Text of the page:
When the family next door moved out 15 years ago, they left behind a potted ficus. For weeks, the tree stood by the trash, begging to be watered. I dragged it to our courtyard and flooded it. It came back. Green buds became leaves. Twigs grew into branches.
A year later, that plant-abandoning neighbor—a fit, 40-ish man in black-rimmed glasses with black hair combed straight back, who hadn’t sold the house but
rented it out—knocked on our back door.
“I came for our ficus,” he said.
I was stunned. “Excuse me?”
“The ficus,” he said, nodding in the direction of my adopted, now-thriving tree.
Was it his tree, or was it mine because I had saved it and brought it back to life? Confrontation makes me uncomfortable, and he was aggressive, so I made a sweeping gesture and said, “Take it.”
And he did. No “Thank you for saving my tree,” or “I owe you one.” He hefted it in his arms and disappeared around the corner of the garage. And thus began a grudge I nursed for 14 years, until last year, when Ficus Man kicked out the renters and moved back in. He still had the slicked back hair and black-rimmed glasses, but he was alone. No wife, no kids. Just him.
In our little beach community, the houses are so close you could play chess through your windows if you wanted. You hear sneezes, phone conversations, and more—too much more. So, through his kitchen window (across from our bathroom window) I heard him speak the D-word to a friend. He was divorced. On the phone he was yelling at someone who, by his tone, had to be the ex.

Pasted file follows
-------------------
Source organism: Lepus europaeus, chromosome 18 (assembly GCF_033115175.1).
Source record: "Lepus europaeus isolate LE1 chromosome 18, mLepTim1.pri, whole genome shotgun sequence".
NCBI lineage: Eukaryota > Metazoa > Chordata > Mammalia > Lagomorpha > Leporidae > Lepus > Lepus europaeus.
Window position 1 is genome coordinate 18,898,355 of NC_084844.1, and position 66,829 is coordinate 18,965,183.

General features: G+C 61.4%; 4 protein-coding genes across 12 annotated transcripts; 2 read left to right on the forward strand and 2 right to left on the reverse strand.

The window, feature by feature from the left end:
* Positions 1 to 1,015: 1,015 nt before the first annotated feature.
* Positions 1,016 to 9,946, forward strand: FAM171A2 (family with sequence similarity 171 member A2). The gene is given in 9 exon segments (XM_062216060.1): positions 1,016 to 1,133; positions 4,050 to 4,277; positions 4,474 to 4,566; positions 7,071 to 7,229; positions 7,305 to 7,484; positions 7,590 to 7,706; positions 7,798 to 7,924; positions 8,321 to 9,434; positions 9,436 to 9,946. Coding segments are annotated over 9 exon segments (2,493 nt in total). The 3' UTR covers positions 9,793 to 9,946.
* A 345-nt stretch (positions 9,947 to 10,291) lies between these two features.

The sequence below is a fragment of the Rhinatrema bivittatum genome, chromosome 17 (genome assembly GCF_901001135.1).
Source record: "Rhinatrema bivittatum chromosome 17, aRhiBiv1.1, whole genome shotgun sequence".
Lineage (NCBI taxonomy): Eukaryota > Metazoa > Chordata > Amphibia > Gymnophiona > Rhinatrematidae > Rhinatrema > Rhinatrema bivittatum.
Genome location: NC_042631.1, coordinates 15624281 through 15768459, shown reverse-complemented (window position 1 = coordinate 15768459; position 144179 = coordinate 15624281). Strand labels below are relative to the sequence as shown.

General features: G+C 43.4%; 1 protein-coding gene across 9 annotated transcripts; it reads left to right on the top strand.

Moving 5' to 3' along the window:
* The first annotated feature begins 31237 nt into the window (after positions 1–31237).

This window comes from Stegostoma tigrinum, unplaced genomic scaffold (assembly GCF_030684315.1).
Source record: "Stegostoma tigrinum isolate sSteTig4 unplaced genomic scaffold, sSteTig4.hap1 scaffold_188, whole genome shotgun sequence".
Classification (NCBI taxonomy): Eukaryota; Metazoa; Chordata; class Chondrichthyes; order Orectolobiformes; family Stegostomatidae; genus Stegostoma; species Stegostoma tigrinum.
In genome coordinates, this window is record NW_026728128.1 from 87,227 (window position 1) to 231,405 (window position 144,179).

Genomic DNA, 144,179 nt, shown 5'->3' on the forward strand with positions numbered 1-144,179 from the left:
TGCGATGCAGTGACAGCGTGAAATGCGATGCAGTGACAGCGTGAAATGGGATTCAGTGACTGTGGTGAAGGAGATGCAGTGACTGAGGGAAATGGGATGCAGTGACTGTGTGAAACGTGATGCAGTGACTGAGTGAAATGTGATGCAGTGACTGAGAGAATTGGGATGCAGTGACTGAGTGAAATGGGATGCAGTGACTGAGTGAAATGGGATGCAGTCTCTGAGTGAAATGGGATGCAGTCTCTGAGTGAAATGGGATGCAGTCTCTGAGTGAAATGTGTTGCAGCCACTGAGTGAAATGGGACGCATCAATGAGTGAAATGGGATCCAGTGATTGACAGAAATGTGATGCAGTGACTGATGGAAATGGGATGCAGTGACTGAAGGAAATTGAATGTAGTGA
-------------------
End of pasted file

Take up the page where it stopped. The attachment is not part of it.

Had he forgotten to water his marriage?
The ficus didn’t come back with him. Had it died? Or had he done the right thing and planted it where it was gloriously thriving?
Still stewing 14 years later, I refused to acknowledge Ficus Man, even when he sat on his front patio just over the low fence from our yard. Yet, I was working on a memoir about forgiveness, and unless I wanted to be a hypocrite, it was time to let it rest.
I began to mumble hello when I saw him, and when I watered our garden, I also watered the dozen palm, banana, and rubber trees planted around his small yard by his former tenant—although never when he was on his patio. Their leaves were browning.